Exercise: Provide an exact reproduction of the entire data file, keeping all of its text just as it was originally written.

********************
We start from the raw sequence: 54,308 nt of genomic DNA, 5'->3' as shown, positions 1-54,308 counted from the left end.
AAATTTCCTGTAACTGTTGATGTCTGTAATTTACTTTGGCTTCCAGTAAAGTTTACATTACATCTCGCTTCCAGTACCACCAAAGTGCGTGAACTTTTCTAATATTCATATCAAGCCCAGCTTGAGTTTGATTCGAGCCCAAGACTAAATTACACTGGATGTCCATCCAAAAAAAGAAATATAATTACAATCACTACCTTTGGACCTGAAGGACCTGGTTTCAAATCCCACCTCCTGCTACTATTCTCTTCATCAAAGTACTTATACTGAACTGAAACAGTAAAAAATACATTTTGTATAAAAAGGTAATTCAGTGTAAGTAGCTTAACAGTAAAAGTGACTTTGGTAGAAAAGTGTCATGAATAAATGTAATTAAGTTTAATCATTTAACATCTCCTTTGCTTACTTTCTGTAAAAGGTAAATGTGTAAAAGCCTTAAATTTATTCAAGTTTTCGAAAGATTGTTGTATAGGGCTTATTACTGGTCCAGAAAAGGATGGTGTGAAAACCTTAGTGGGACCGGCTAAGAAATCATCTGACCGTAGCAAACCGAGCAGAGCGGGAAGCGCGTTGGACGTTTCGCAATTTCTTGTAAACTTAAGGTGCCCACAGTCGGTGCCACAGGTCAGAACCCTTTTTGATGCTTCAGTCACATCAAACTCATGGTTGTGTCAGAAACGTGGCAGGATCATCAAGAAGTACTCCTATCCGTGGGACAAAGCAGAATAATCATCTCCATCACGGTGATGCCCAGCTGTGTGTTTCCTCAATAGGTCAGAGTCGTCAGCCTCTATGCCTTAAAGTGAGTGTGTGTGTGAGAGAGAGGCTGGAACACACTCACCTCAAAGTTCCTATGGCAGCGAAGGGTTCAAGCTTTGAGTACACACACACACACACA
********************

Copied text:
We start from the raw sequence: 54,308 nt of genomic DNA, 5'->3' as shown, positions 1-54,308 counted from the left end.
AAATTTCCTGTAACTGTTGATGTCTGTAATTTACTTTGGCTTCCAGTAAAGTTTACATTACATCTCGCTTCCAGTACCACCAAAGTGCGTGAACTTTTCTAATATTCATATCAAGCCCAGCTTGAGTTTGATTCGAGCCCAAGACTAAATTACACTGGATGTCCATCCAAAAAAAGAAATATAATTACAATCACTACCTTTGGACCTGAAGGACCTGGTTTCAAATCCCACCTCCTGCTACTATTCTCTTCATCAAAGTACTTATACTGAACTGAAACAGTAAAAAATACATTTTGTATAAAAAGGTAATTCAGTGTAAGTAGCTTAACAGTAAAAGTGACTTTGGTAGAAAAGTGTCATGAATAAATGTAATTAAGTTTAATCATTTAACATCTCCTTTGCTTACTTTCTGTAAAAGGTAAATGTGTAAAAGCCTTAAATTTATTCAAGTTTTCGAAAGATTGTTGTATAGGGCTTATTACTGGTCCAGAAAAGGATGGTGTGAAAACCTTAGTGGGACCGGCTAAGAAATCATCTGACCGTAGCAAACCGAGCAGAGCGGGAAGCGCGTTGGACGTTTCGCAATTTCTTGTAAACTTAAGGTGCCCACAGTCGGTGCCACAGGTCAGAACCCTTTTTGATGCTTCAGTCACATCAAACTCATGGTTGTGTCAGAAACGTGGCAGGATCATCAAGAAGTACTCCTATCCGTGGGACAAAGCAGAATAATCATCTCCATCACGGTGATGCCCAGCTGTGTGTTTCCTCAATAGGTCAGAGTCGTCAGCCTCTATGCCTTAAAGTGAGTGTGTGTGTGAGAGAGAGGCTGGAACACACTCACCTCAAAGTTCCTATGGCAGCGAAGGGTTCAAGCTTTGAGTACACACACACACACACA